Wednesday 22 November 2017

Glynn a man for all seasons

Wicklow star eager to crown 'hectic' yearwith ninth county SFC title

Donnchadh Boyle

Donnchadh Boyle

LEIGHTON GLYNN has scarcely had time to draw breath.

There was just enough time to celebrate a successful International Rules series before the Wicklow star and Cork's Aidan Walsh flew home to report for club duty, two days before the rest of their Ireland team-mates.

It was a similar rush job before his departure for Australia, which was delayed to allow him line out for Rathnew in their semi-final replay win over St Patrick's. Somewhere along the way, he squeezed in his sixth county senior hurling title with Glenealy as well as training for the International Rules, which began "pretty much as soon as Wicklow went out of the championship".

He also managed a stint with the inter-county hurlers in a packed 2011.

And he shows no signs of slowing down. Remarkably, an operation to fix a Gilmore's groin problem has been the extent of his injury troubles in recent years. And on Sunday, he'll barely have recovered from jet lag when he goes in search of his ninth Wicklow SFC medal against combination side St Mary's.

"It's been hectic alright," Glynn said. "But it has all been games as opposed to training and that's where you are more likely to pick up injuries. The hard training and slogging takes its toll on the body but when there is match after match it's easier to keep going.

"And as well as that, the International Rules was a very rewarding experience so it hasn't been too bad. And there might be a break around the New Year."

As one of its finest exponents, it's unsurprising that Glynn wants to see the International series continue and he points out that while attendances in Australia were disappointing, there were mitigating circumstances.

"People have been keen to knock the series but it is our only chance as GAA players to represent our country and all the lads would say that. Just look at the management team we had. They took it very seriously -- we all did.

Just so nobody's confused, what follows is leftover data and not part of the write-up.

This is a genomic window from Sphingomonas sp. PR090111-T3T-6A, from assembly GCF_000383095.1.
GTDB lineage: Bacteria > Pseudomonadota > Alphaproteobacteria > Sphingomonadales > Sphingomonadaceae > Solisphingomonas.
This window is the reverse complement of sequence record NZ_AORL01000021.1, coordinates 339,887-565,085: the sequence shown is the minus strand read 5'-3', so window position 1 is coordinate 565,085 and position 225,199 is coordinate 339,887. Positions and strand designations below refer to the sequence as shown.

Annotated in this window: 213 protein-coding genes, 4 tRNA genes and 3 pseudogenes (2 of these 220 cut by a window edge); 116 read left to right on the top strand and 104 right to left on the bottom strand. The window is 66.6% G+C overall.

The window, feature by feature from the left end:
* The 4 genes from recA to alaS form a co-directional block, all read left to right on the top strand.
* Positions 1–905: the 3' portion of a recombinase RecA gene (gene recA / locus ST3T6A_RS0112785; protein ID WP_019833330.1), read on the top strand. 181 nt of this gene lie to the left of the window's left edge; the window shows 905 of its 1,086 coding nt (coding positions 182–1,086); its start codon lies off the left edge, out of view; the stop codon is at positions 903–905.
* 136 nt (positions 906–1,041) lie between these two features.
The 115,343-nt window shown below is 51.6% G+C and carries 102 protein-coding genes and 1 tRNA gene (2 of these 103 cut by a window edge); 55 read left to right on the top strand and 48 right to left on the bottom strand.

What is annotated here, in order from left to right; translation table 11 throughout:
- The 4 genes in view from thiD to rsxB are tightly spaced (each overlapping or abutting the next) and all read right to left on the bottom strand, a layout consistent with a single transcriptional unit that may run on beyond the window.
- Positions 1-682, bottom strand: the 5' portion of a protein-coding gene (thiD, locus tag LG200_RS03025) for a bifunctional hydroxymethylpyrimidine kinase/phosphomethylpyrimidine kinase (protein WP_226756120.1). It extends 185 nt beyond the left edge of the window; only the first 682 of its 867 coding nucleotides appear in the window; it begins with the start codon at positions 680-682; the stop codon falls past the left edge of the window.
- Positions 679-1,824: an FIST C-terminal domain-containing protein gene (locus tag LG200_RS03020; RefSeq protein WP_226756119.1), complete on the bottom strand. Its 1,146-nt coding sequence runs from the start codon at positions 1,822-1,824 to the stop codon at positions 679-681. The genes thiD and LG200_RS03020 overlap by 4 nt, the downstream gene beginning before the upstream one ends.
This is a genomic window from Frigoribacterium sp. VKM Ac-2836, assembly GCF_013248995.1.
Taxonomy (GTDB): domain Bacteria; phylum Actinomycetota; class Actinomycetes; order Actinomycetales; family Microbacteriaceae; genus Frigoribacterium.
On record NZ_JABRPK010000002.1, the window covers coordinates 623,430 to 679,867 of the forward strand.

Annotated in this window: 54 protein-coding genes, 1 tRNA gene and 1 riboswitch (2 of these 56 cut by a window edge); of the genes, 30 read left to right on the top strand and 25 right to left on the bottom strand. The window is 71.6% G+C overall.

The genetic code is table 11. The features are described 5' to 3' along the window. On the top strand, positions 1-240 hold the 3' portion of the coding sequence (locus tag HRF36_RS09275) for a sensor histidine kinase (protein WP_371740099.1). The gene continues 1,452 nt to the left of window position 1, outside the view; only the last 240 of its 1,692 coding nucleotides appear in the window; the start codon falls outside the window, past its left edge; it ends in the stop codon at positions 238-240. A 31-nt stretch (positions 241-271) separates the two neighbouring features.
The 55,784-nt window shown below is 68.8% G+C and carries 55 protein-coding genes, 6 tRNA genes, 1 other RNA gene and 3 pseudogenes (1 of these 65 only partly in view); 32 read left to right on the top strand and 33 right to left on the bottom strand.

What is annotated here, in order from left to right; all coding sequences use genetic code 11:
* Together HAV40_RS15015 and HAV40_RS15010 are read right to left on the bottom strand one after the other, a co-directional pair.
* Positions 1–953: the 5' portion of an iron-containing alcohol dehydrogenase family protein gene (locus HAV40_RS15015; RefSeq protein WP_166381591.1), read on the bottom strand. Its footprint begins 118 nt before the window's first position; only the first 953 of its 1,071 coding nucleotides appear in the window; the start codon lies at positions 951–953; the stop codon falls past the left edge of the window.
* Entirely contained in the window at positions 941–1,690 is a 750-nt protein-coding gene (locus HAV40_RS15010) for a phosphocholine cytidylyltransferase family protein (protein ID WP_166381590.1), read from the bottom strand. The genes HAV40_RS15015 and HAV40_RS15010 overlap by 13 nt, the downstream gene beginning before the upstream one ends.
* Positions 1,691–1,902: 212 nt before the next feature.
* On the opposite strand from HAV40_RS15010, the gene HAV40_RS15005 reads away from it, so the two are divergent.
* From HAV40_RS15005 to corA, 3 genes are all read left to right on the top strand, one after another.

"We put serious work into it because we had to when you are going in against professionals. Maybe because we won the first Test so easily, it took a bit of the sting out of it, plus the rugby World Cup was just over but there's definitely still an appetite for it.

"It's only last year we had around 100,000 people at the two games at home and, from talking to the likes of the Cork players and Kieran Donaghy who have All-Ireland medals, they say it's huge for them to play and win for Ireland."

January will herald the start of Harry Murphy's reign as Wicklow manager but Sunday sees his final game in Wicklow club football after a remarkable era for Rathnew that saw them win seven titles under his guidance, as well as a Leinster club title in 2001, since the turn of the century.

"I'm well used to Harry at this stage. He'll have new ideas and a different way of doing things but I think the Wicklow dressing-room is a much different place than what it was before Micko (O'Dwyer) came along.

"The attitude is different now. It used to be that you'd be thinking you didn't have a chance but that has changed. We have obviously made progress -- maybe not as much as we would have liked to in the league but we had some great days in the championship with Micko. That gives you confidence and that can only be a good thing."

The Garden County's connection with the O'Dwyer name remains, however, with St Mary's managed by the Waterville maestro's son and former Kildare footballer Karl.

Despite unremarkable intermediate campaigns as individual clubs, the first year of the Coolkenno-Shilleagh amalgamation has been an unqualified success. Over the course of a remarkable run, they have taken out some of the county's heavy hitters and in the process became the first combination side to reach the county final since the now defunct East District in 1993.


"Karl has done a great job. Bringing two clubs together to make a senior team is no mean feat. They tried this before in Wicklow years back and they are making a good job of it. It might catch on and other clubs might try it but it's hard to say at this point. It's working for St Mary's this year and it seems to work well in Kerry so it is possible."

Glynn's schedule is set to remain busy even though Glenealy's Leinster intermediate championship campaign was ended by Kildare champions Celbridge while the 29-year-old was Down Under. Regardless of Sunday's result, the rule that precludes combination sides from progressing to provincial championship means that, on Sunday week, Rathnew will face the winners of this weekend's clash between Louth side St Patrick's and Laois champions Portlaoise.

However, Glynn wouldn't entertain thoughts of repeating the heroics of 2001 when the Wicklow men, and an 18-year-old Glynn, landed the Leinster title for the first time in the club's history.

"We haven't even looked that far ahead, we're just concentrating on Sunday and after that we'll look to the next game and see where it takes us," he said. "It was only back in 2005 that we played Shilleagh in a county final and they beat Baltinglass in the semi-final so they have experience. We certainly won't be taking them for granted."

Irish Independent

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